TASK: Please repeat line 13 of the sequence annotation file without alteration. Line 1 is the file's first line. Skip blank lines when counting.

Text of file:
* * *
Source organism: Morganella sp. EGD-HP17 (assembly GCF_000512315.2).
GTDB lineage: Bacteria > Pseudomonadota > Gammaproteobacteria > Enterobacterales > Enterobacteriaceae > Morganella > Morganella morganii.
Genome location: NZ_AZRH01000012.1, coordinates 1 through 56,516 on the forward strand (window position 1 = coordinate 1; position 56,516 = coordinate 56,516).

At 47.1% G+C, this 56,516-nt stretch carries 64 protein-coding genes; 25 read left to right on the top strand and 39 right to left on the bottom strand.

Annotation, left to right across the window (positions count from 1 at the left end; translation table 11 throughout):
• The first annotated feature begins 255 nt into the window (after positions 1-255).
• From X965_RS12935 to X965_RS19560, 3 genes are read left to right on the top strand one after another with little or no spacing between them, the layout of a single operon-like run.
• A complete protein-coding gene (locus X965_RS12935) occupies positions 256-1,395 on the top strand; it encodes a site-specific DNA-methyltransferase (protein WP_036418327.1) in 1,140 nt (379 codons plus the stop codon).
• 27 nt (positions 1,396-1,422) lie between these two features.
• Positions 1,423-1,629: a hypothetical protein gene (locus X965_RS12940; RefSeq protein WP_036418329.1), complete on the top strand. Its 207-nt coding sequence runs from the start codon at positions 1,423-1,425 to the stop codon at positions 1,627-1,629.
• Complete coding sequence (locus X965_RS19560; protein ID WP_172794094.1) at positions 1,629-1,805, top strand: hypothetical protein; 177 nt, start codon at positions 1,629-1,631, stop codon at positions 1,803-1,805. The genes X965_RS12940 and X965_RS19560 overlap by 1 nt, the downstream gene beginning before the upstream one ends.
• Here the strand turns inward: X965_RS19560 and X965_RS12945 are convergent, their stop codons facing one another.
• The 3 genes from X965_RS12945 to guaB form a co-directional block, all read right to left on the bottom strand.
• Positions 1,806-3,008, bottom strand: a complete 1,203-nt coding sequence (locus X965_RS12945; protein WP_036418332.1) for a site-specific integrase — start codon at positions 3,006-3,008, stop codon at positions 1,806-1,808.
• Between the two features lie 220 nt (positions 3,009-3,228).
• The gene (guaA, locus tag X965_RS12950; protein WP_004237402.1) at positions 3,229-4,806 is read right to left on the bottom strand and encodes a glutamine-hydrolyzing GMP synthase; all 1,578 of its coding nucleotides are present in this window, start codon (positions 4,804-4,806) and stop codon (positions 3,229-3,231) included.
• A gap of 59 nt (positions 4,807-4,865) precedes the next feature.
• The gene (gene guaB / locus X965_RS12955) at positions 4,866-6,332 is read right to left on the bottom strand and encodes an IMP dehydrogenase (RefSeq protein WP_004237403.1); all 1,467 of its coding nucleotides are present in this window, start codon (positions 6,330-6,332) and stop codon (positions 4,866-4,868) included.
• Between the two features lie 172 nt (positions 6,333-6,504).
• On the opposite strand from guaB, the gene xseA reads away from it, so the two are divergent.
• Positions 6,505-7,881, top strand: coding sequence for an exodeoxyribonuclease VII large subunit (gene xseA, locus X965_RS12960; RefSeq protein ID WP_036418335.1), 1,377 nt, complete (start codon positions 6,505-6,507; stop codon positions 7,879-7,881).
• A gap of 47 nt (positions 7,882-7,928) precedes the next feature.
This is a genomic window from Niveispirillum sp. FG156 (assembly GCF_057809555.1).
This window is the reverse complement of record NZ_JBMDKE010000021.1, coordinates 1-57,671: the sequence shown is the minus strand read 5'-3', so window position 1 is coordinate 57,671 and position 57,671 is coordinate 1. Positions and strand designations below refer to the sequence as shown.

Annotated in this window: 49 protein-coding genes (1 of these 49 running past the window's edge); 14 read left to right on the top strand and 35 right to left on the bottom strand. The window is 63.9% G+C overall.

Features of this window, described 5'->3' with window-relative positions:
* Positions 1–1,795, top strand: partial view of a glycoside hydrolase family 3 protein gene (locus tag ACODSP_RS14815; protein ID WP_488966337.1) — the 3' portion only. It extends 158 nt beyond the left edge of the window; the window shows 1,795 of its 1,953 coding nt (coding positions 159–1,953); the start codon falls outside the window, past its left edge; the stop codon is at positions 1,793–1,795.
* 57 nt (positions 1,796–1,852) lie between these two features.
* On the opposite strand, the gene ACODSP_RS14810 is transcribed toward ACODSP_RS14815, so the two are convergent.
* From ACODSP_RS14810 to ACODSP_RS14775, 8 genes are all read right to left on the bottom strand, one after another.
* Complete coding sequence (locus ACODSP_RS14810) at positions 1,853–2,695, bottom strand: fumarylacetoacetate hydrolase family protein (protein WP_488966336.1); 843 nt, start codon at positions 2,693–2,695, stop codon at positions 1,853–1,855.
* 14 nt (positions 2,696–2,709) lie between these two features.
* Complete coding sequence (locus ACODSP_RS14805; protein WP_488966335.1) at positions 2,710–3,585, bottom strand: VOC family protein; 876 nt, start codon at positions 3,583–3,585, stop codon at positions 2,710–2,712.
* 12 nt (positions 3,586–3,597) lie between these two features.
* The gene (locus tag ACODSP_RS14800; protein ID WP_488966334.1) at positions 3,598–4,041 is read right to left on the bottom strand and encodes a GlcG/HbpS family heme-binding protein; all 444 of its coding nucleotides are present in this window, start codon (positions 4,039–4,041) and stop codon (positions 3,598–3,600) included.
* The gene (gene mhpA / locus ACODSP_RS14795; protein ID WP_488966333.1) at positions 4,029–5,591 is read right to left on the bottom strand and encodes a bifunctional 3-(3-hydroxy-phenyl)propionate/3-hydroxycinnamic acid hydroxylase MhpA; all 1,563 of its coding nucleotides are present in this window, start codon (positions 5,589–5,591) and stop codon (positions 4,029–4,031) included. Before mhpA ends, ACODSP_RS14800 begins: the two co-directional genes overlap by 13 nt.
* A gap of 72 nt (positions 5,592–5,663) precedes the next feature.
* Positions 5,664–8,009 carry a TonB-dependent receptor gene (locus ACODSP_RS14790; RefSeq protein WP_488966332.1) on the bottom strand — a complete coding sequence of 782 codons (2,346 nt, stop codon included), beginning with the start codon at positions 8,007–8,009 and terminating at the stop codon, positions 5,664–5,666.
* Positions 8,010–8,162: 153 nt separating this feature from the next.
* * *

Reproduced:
• The 3 genes from X965_RS12945 to guaB form a co-directional block, all read right to left on the bottom strand.